The PPP chairman was not present in the house when Asad Umar targeted him for a ruthless attack, which mostly remained personal and essentially impolite.

Through a point of personal explanation, Bilawal tried to get even to that speech Monday evening. He visibly relished the reality that Asad Umar was no more a minister. Dr Hafiz Sheikh, a technocrat, had replaced him in certainly an embarrassing manner. And Sheharyar Afridi is also pulled out of the ministry of interior.

Bilawal had accused both these ministers for having “links, connections and sympathies” with some prominent members of the proscribed organizations. The PPP chairman considered their ouster from the cabinet as vindication of his position.

He surely behaved sadistic while tauntingly reminding the PTI that Dr Abdul Hafeez Shaikh had served as finance minister of the PPP government of Asif Ali Zardari for around three years.

“You accuse us of ruining the economy with corruption and faulty policies,” he went on, “while forgetting that most of our economic management was done by the same Shaikh you have now brought into your cabinet in desperation.”

The PPP chairman did not stop there. He went on to rub in the point that the recent cabinet-reshuffle, in effect, had exposed the “incompetence of the SELECTED Prime Minister.”

Umer Ayub, the minister of power, could take it no more. He stood up to loudly tell the speaker that the use of “selected” for the prime minister derides and demeans the status of the national assembly that had elected Imran Khan as its Leader of the House.

The furious interjection by Umer Ayub inspired a large group of the PTI backbenchers to stand up and block the flow of Bilawal Bhutto Zardari with incessant hackling.

Doing this they also raised slogans and derogatory refrains along with nonstop desk thumping. Bilawal refused to give in. Forcing his mouth too close to the microphone he rather threatened twice that if he was not allowed to speak, the prime minister must think twice before entering the national assembly.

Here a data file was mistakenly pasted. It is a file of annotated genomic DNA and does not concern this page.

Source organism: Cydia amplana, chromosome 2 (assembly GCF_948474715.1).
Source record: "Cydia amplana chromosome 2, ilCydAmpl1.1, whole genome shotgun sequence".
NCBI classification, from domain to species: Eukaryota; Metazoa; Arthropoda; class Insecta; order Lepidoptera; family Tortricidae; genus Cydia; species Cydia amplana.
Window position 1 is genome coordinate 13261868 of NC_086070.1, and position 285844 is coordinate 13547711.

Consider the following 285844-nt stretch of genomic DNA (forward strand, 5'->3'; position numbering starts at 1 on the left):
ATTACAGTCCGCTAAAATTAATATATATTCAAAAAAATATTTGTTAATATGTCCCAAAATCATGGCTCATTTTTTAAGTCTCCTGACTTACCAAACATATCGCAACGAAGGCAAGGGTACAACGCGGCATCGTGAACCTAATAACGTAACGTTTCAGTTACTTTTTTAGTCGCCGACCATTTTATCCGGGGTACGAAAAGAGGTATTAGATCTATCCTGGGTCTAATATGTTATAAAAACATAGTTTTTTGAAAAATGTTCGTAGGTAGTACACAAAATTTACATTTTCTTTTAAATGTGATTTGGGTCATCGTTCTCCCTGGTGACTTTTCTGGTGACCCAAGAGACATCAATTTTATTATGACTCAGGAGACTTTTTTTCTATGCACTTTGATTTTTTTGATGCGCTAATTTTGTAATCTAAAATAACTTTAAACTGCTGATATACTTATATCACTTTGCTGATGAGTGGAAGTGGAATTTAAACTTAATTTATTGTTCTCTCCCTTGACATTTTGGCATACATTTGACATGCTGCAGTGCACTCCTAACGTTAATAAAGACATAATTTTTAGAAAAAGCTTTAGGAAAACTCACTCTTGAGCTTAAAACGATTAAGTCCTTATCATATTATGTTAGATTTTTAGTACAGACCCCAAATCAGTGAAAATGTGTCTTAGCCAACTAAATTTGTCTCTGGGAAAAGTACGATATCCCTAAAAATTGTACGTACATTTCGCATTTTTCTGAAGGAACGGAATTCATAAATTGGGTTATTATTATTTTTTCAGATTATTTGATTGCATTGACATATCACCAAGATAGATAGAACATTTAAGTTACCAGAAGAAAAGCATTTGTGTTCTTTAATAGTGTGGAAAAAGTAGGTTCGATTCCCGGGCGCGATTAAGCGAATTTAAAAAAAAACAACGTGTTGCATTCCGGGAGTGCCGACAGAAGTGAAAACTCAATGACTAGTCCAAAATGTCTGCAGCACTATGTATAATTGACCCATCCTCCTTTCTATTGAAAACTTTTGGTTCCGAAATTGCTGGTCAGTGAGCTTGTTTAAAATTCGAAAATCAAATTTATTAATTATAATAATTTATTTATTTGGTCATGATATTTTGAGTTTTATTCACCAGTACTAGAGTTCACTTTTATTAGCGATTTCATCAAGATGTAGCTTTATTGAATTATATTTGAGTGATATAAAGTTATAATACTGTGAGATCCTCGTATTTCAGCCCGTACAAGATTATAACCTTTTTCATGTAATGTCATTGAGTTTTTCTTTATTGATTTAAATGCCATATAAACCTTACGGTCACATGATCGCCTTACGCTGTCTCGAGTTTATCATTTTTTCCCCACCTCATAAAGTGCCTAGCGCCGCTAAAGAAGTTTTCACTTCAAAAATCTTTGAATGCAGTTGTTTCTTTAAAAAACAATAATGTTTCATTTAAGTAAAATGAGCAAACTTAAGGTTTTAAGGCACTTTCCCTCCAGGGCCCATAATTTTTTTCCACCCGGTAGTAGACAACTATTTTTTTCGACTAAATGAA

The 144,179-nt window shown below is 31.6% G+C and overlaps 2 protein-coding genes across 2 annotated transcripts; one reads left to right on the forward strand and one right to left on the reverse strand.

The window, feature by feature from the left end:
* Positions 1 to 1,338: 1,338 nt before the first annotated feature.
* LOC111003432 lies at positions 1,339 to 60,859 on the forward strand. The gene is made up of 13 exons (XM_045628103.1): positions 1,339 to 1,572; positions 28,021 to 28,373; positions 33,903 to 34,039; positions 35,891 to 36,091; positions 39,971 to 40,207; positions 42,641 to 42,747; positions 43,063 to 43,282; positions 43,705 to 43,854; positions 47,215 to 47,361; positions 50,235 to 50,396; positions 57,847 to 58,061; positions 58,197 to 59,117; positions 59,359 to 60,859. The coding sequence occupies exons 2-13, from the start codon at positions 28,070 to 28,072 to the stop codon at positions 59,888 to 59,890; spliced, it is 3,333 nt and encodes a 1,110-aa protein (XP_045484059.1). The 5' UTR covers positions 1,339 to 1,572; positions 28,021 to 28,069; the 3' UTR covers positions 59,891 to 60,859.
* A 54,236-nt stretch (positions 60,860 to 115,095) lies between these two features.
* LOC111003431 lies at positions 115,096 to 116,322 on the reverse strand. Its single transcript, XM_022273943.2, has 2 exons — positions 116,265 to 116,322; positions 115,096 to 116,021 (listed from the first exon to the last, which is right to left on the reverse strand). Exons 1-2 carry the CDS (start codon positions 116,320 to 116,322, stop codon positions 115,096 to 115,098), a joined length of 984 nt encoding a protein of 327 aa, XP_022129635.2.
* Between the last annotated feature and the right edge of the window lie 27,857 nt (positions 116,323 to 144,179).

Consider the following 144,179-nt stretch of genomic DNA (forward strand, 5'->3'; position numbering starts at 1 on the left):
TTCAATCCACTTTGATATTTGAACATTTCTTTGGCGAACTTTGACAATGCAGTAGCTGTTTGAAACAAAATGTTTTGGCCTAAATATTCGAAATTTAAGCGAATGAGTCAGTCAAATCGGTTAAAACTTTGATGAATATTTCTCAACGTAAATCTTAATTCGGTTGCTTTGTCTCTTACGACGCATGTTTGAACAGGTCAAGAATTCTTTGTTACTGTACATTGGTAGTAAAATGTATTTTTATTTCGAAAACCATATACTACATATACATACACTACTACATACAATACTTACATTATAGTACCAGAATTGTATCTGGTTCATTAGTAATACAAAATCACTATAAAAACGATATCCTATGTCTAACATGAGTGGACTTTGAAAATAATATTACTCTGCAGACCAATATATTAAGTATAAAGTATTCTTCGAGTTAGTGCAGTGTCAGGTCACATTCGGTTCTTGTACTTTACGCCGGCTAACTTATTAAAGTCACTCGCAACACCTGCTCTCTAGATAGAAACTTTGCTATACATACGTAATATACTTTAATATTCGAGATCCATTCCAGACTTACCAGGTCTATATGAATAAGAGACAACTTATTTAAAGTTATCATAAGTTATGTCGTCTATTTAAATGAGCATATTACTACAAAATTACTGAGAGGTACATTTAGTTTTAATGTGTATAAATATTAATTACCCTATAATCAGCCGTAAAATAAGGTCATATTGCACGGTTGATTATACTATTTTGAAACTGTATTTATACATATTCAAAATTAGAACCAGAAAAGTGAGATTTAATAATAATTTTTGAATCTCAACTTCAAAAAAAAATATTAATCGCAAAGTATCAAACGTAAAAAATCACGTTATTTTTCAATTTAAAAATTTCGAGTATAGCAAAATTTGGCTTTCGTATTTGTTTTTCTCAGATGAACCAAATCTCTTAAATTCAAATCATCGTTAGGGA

The PTI crowd arrogantly laughed at this threat. Some of them rather used some expressions for Bilawal that cannot be printed in a family newspaper. Suffice to say that the remarks and innuendos used reflected the chauvinistic bigotry that blindly adores an Alpha male in our culture.

Little wonder, when Umer Ayub was given the floor to deliver a retaliatory speech, all PPP legislators left their seats and huddled around the ministerial benches. Soon they switched to the chants of “go Niazi go.”

Sitting in the press gallery, I failed to hear even one word of the speech that Umer was trying to deliver. The bedlam around the ministerial benches appeared building up to potential fist fighting among some diehard loyalists of both sides.

The PML-N members looked confused and clueless. They visibly hesitated to join the heckling crowd of the PPP. In the end, though, most of them simply stood up to show half-hearted support for their opposition colleagues. The speaker had no choice but to buy time by adjourning the house for a while.

The 30-minute recess failed to restore calm in the house. After taking the presiding chair, the speaker gave the floor to Umer Ayub. The moment he stood up, all PPP legislators once again rushed to the ministerial benches in full strength to prevent his speech with too loud and continuous chants of ‘go Niazi go.” The helpless-looking speaker had to adjourn the house until Tuesday morning.